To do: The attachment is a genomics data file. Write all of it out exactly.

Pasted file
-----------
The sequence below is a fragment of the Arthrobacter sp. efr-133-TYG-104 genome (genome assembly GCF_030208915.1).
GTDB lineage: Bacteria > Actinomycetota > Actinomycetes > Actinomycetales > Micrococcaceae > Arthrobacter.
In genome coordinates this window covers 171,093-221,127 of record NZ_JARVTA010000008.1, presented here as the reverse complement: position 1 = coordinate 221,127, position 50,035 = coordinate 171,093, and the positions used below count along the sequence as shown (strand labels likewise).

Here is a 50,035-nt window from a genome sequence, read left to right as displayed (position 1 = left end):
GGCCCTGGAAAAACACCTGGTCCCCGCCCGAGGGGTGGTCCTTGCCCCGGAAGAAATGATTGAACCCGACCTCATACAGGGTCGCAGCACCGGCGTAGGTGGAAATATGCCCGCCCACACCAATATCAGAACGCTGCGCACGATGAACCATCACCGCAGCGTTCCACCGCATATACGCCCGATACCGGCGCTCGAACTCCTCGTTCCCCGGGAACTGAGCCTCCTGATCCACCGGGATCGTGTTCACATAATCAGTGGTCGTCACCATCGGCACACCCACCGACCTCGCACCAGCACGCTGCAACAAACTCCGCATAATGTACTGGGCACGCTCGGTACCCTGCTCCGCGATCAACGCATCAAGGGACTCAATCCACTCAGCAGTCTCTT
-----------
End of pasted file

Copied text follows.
The sequence below is a fragment of the Arthrobacter sp. efr-133-TYG-104 genome (genome assembly GCF_030208915.1).
GTDB lineage: Bacteria > Actinomycetota > Actinomycetes > Actinomycetales > Micrococcaceae > Arthrobacter.
In genome coordinates this window covers 171,093-221,127 of record NZ_JARVTA010000008.1, presented here as the reverse complement: position 1 = coordinate 221,127, position 50,035 = coordinate 171,093, and the positions used below count along the sequence as shown (strand labels likewise).

Here is a 50,035-nt window from a genome sequence, read left to right as displayed (position 1 = left end):
GGCCCTGGAAAAACACCTGGTCCCCGCCCGAGGGGTGGTCCTTGCCCCGGAAGAAATGATTGAACCCGACCTCATACAGGGTCGCAGCACCGGCGTAGGTGGAAATATGCCCGCCCACACCAATATCAGAACGCTGCGCACGATGAACCATCACCGCAGCGTTCCACCGCATATACGCCCGATACCGGCGCTCGAACTCCTCGTTCCCCGGGAACTGAGCCTCCTGATCCACCGGGATCGTGTTCACATAATCAGTGGTCGTCACCATCGGCACACCCACCGACCTCGCACCAGCACGCTGCAACAAACTCCGCATAATGTACTGGGCACGCTCGGTACCCTGCTCCGCGATCAACGCATCAAGGGACTCAATCCACTCAGCAGTCTCTT